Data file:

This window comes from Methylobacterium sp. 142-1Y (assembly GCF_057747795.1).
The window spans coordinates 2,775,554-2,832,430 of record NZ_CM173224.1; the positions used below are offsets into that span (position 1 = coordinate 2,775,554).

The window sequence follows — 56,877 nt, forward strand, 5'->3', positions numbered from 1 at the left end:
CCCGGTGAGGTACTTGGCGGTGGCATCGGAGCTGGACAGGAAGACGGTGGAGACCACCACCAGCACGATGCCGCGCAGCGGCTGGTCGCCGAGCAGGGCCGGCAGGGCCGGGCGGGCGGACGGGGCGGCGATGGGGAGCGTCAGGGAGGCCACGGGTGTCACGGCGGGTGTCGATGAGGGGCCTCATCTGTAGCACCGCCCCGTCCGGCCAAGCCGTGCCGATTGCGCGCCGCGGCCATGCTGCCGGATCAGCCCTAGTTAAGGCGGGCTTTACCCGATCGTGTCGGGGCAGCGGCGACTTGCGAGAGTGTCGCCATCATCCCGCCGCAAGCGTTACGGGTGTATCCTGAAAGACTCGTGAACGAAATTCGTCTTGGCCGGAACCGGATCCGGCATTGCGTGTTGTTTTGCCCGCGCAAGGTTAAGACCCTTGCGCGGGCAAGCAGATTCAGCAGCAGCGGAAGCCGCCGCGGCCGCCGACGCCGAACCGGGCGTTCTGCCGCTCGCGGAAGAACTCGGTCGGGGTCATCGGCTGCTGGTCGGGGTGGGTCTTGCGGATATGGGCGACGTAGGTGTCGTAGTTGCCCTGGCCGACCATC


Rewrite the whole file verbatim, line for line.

This window comes from Methylobacterium sp. 142-1Y (assembly GCF_057747795.1).
The window spans coordinates 2,775,554-2,832,430 of record NZ_CM173224.1; the positions used below are offsets into that span (position 1 = coordinate 2,775,554).

The window sequence follows — 56,877 nt, forward strand, 5'->3', positions numbered from 1 at the left end:
CCCGGTGAGGTACTTGGCGGTGGCATCGGAGCTGGACAGGAAGACGGTGGAGACCACCACCAGCACGATGCCGCGCAGCGGCTGGTCGCCGAGCAGGGCCGGCAGGGCCGGGCGGGCGGACGGGGCGGCGATGGGGAGCGTCAGGGAGGCCACGGGTGTCACGGCGGGTGTCGATGAGGGGCCTCATCTGTAGCACCGCCCCGTCCGGCCAAGCCGTGCCGATTGCGCGCCGCGGCCATGCTGCCGGATCAGCCCTAGTTAAGGCGGGCTTTACCCGATCGTGTCGGGGCAGCGGCGACTTGCGAGAGTGTCGCCATCATCCCGCCGCAAGCGTTACGGGTGTATCCTGAAAGACTCGTGAACGAAATTCGTCTTGGCCGGAACCGGATCCGGCATTGCGTGTTGTTTTGCCCGCGCAAGGTTAAGACCCTTGCGCGGGCAAGCAGATTCAGCAGCAGCGGAAGCCGCCGCGGCCGCCGACGCCGAACCGGGCGTTCTGCCGCTCGCGGAAGAACTCGGTCGGGGTCATCGGCTGCTGGTCGGGGTGGGTCTTGCGGATATGGGCGACGTAGGTGTCGTAGTTGCCCTGGCCGACCATC